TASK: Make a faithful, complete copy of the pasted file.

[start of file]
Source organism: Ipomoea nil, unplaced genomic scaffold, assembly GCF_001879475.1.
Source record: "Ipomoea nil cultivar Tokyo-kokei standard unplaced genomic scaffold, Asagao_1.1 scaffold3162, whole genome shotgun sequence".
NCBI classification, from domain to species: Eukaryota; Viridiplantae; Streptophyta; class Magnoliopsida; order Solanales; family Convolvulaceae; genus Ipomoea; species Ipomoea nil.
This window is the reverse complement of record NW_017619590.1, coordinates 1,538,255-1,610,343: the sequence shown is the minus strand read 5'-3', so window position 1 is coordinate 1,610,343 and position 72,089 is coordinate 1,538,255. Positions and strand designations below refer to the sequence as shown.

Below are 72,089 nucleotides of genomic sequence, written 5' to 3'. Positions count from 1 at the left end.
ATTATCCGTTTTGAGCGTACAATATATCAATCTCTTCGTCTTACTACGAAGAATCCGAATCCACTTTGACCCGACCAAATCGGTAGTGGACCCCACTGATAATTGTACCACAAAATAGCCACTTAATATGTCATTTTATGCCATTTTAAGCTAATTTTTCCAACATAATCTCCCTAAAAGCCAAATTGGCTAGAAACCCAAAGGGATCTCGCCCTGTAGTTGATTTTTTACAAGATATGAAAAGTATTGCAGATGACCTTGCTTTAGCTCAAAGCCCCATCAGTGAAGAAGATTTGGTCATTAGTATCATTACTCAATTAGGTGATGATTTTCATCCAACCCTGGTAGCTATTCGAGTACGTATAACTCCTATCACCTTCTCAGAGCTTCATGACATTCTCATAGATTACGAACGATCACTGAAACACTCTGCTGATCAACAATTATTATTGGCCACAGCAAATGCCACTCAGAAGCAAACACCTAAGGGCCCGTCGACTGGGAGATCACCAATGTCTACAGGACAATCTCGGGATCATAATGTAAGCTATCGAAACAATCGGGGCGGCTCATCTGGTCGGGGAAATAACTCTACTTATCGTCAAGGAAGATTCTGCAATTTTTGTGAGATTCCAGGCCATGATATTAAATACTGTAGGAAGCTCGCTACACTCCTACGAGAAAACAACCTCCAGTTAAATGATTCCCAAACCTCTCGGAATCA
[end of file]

Source organism: Ipomoea nil, unplaced genomic scaffold, assembly GCF_001879475.1.
Source record: "Ipomoea nil cultivar Tokyo-kokei standard unplaced genomic scaffold, Asagao_1.1 scaffold3162, whole genome shotgun sequence".
NCBI classification, from domain to species: Eukaryota; Viridiplantae; Streptophyta; class Magnoliopsida; order Solanales; family Convolvulaceae; genus Ipomoea; species Ipomoea nil.
This window is the reverse complement of record NW_017619590.1, coordinates 1,538,255-1,610,343: the sequence shown is the minus strand read 5'-3', so window position 1 is coordinate 1,610,343 and position 72,089 is coordinate 1,538,255. Positions and strand designations below refer to the sequence as shown.

Below are 72,089 nucleotides of genomic sequence, written 5' to 3'. Positions count from 1 at the left end.
ATTATCCGTTTTGAGCGTACAATATATCAATCTCTTCGTCTTACTACGAAGAATCCGAATCCACTTTGACCCGACCAAATCGGTAGTGGACCCCACTGATAATTGTACCACAAAATAGCCACTTAATATGTCATTTTATGCCATTTTAAGCTAATTTTTCCAACATAATCTCCCTAAAAGCCAAATTGGCTAGAAACCCAAAGGGATCTCGCCCTGTAGTTGATTTTTTACAAGATATGAAAAGTATTGCAGATGACCTTGCTTTAGCTCAAAGCCCCATCAGTGAAGAAGATTTGGTCATTAGTATCATTACTCAATTAGGTGATGATTTTCATCCAACCCTGGTAGCTATTCGAGTACGTATAACTCCTATCACCTTCTCAGAGCTTCATGACATTCTCATAGATTACGAACGATCACTGAAACACTCTGCTGATCAACAATTATTATTGGCCACAGCAAATGCCACTCAGAAGCAAACACCTAAGGGCCCGTCGACTGGGAGATCACCAATGTCTACAGGACAATCTCGGGATCATAATGTAAGCTATCGAAACAATCGGGGCGGCTCATCTGGTCGGGGAAATAACTCTACTTATCGTCAAGGAAGATTCTGCAATTTTTGTGAGATTCCAGGCCATGATATTAAATACTGTAGGAAGCTCGCTACACTCCTACGAGAAAACAACCTCCAGTTAAATGATTCCCAAACCTCTCGGAATCA